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Monthly Archives: April 2015

While we were wandering around in Georgetown, this pink tank attracted our attention. It was sitting outside a gallery called “179 – The Place” which sells a range of artwork, from painting to textile, and antiques as well as modern artisan-made furniture.


We talked to the gallery person for a while as IT was really interested in some funky chairs and an antique wooden box for carrying business paperwork.



The gallery is one long, narrow space lined with furniture and artwork. None had price tags.




He told us that the gallery belongs to a complex of shops, restaurants and bars, and is owned by an Australian lady.


We looked her up – Narelle McMurtie, who started with the authentic Malay style Bon Ton Resort 20 years ago in Langkawi, and now owns also the Temple Tree Resort.


The style of this painting on wood panel resembles those of the famous street art around Penang. See earlier posts about street art in Georgetown here.


Apparently, some profits of the businesses are directed to support the Langkawi Animal Shelter & Sanctuary Foundation –  LASSie, a passion of the owner.


The gallery is part of the complex – ChinaHouse – which has its entrance two doors down the same street. The bar is called Canteen. The entrance is 25 feet wide, typical of the traditional shophouses of Penang.


There was a live band practicing for the evening’s performance. It was 2014 New Year Eve and they were preparing for an event.


The bar was empty as it was in the middle of the afternoon but we could imagine the place filling up with people.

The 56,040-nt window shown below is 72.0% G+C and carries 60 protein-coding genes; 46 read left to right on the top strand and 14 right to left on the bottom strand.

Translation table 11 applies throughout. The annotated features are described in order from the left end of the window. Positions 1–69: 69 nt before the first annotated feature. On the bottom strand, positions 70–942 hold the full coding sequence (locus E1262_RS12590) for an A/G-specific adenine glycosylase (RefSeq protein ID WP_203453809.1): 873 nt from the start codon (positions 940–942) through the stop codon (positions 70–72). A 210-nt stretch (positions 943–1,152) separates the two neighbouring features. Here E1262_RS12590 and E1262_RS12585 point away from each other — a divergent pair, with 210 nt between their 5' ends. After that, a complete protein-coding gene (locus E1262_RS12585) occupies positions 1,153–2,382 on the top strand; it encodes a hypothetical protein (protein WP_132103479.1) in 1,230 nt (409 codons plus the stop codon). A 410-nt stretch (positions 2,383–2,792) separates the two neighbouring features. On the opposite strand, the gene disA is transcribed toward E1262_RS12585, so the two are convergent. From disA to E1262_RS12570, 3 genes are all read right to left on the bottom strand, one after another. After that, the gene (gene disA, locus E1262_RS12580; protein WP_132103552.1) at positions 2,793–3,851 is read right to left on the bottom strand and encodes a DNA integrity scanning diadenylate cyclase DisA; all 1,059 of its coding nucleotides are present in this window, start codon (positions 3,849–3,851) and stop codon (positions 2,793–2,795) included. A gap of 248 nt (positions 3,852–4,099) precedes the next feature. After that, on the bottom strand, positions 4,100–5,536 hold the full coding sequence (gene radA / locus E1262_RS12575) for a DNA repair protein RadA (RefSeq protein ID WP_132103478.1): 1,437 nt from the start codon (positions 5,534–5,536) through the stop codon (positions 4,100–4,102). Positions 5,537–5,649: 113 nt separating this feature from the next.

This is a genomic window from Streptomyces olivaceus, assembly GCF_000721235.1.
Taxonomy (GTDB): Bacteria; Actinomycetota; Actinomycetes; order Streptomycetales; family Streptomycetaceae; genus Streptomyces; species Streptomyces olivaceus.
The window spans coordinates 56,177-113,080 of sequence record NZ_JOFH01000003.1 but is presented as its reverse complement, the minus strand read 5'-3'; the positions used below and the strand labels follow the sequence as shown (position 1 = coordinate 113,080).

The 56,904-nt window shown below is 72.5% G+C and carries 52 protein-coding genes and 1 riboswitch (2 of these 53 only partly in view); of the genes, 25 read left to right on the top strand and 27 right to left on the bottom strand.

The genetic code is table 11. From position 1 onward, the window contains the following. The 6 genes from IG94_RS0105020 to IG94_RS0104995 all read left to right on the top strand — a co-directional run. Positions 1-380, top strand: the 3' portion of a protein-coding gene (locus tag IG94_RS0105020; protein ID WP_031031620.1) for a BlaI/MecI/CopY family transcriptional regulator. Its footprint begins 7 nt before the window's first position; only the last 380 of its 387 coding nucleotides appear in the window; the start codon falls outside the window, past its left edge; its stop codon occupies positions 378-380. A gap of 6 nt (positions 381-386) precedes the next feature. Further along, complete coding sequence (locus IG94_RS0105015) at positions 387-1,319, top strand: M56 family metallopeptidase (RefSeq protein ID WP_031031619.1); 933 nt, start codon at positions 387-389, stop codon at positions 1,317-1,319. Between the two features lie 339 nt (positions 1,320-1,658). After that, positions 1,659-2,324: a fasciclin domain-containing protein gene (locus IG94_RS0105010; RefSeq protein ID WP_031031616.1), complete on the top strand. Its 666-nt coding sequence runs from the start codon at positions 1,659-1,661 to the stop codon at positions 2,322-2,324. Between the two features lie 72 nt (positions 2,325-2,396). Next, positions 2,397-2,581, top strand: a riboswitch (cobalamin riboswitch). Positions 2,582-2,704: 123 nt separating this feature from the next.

A door at the back leads to the next area of the ChinaHouse – an open courtyard and burger bar.


Here is a plan of the ChinaHouse cut from their web site.

China House_Brochure 010_A08_r3_c3

A photo walkthrough of this complex to be continued in our next post.

The Heavenly Spa is located adjacent to the Westin resort with its own beachfront. One could walk over from the resort lobby in about 10 minutes or hail a golf buggy.
Upon arrival, after passing through the entrance gate, there is a small courtyard where one faces a row of trees, the beach and the sea.
On the left are a series of discreet treatment rooms in a bungalow and a small swimming pool.
 In the courtyard, new Age music is piped in through hidden speakers.  Although it is probably the same type of music we hear in elevators, it did blend in very well with the ambiance here. This was my favorite space.
A gentle breeze caused some leaves to fall and row gently down the sloping roof of the bungalows. Dried leaves rustled on the ground. Birds chirped occasionally nearby. One can become relaxed simply by being there, even without any treatment.
 On the right is the air-conditioned reception.
There is a wading pool with platforms and beds where treatments are administered.
In a lot of places, privacy is a concern with this set up. But here, there was hardly anyone.
Before the treatment, the staff asked guests to select a thought and to focus on it during the treatment. A bit cliché in my opinion.
At breakfast, two different healthful smoothies-juice drinks everyday.
 It claims to be the best spa in Malaysia several years in a row.
We want to go back as soon as possible.

The last stop on our Malaysian trip is Langkawi (浮羅交怡), an archipelago of 104 islands in the Anderman Sea. Situated in the North West corner of the Malay peninsula, it is very close to the Thai border. The Westin resort is located on the main island – Pulau Langkawi, and just about 10 minutes away from the main town named Kuah (瓜鎮), “melon” if literally translated.


We got to the resort a few days later than the booked arrival date, after an unexpected detour to Hong Kong. We called ahead to make sure they did not resell our room.


The resort is somewhat commercial as it has been here for a while. Apparently, it has recently been renovated and is in the process of expanding into a convention center which is under construction behind the resort.


In addition to hotel rooms, they have free-standing villas along the beach front.



The resort did a reasonably good job blending natural beauty with man-made amenities.